Image by Tenzin Tshewang

Image by Tenzin Tshewang

 

"I've always been fascinated with the idea of using of natural light since it's constantly changing as we look. So I thought to myself, I don't need to use an external flashlight, there is already a light that I can use in multiple ways."

- Tenzin Tshewang, Photographer, Thailand

 

3. Open shade

This is a great light to use in the midday heat when the sunlight is strong, causing unflattering shadows. Look for objects that cast shade- it can be a building, shaded verandah, tree, or even man-made shade created by holding a scrim above your model’s head. Place your subject in that shaded area. The light will be balanced and well-diffused, yet strong enough to illuminate your subject and fill their eyes will alluring catchlights created by reflected light.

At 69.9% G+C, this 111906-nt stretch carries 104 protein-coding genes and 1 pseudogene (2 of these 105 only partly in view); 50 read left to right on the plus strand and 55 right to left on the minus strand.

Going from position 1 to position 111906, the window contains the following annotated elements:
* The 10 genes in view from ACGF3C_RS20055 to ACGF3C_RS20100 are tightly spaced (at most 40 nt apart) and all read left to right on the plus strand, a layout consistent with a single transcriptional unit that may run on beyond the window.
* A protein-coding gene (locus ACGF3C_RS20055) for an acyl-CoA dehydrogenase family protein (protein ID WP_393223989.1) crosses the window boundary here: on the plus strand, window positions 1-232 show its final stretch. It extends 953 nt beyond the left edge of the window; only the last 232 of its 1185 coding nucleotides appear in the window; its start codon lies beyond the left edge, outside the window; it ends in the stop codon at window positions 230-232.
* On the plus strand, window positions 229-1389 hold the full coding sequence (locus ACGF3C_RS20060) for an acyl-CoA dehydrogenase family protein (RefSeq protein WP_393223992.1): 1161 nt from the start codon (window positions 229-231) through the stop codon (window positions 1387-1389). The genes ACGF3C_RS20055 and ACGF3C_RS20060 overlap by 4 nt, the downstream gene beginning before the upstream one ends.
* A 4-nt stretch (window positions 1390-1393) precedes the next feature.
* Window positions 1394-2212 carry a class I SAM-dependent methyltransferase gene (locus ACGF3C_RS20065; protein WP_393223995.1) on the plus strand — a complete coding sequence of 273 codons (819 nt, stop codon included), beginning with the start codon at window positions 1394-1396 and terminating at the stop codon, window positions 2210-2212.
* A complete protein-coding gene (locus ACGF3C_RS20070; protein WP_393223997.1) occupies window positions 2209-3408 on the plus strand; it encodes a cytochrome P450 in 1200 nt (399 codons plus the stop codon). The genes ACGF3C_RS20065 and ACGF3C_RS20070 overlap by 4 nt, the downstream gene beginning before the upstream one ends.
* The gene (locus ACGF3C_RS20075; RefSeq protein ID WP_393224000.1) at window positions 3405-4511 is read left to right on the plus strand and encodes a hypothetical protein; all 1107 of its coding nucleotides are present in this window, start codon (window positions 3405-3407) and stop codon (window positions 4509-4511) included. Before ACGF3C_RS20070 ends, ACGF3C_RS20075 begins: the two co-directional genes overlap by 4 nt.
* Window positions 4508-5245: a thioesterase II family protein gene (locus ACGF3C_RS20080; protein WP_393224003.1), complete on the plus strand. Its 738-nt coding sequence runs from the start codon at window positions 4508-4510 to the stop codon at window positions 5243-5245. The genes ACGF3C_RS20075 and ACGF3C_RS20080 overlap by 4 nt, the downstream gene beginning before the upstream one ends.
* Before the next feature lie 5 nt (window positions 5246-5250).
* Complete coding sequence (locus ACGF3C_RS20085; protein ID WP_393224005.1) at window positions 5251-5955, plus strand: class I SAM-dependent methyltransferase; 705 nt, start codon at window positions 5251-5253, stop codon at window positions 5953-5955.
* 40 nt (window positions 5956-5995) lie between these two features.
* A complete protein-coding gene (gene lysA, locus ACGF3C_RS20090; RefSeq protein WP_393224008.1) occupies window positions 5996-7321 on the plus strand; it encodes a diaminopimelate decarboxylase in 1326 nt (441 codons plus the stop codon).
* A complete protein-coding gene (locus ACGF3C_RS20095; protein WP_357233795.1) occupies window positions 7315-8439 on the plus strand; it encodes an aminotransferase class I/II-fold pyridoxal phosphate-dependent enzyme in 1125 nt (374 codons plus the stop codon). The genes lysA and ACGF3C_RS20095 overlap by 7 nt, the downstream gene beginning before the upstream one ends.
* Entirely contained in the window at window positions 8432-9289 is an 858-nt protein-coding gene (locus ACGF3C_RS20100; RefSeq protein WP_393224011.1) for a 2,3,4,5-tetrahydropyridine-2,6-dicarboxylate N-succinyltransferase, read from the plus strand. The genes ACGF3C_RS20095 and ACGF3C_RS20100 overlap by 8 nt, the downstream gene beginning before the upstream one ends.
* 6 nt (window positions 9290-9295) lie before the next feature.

Images by Tenzin Tshewang

Images by Tenzin Tshewang

 

"When I'm shooting outdoor. there is an element of getting to use combinations that are more spontaneous and I try to find inspirations following lights that are of the obvious and then challenge myself to think of how this photo can taken entirely different."

- Tenzin Tshewang, Photographer, Thialand

 

4. Full sun

This can be a tricky light to work with, but used well this light often gives dramatic results. It’s contrasting and full of character, often casting interesting, graphic shadows on surfaces that you can work with. Fill in some of the shadows created by the sun by using a reflector to bounce light from the sun back onto your model, and experiment with the silver and gold sides of the reflector for an edgier look.

 

Images by Alroy Ndhlovu

Images by Alroy Ndhlovu

 

"As photographers we are taught not to shoot in mid-day sunlight because of the harsh light available then. Hard shadows, blown out highlights. I actually love those properties of harsh light... Natural light enables me to achieve my type of photography."

- Alroy Ndhlovu, Photographer, South Africa

 

5. Sunrise and sunset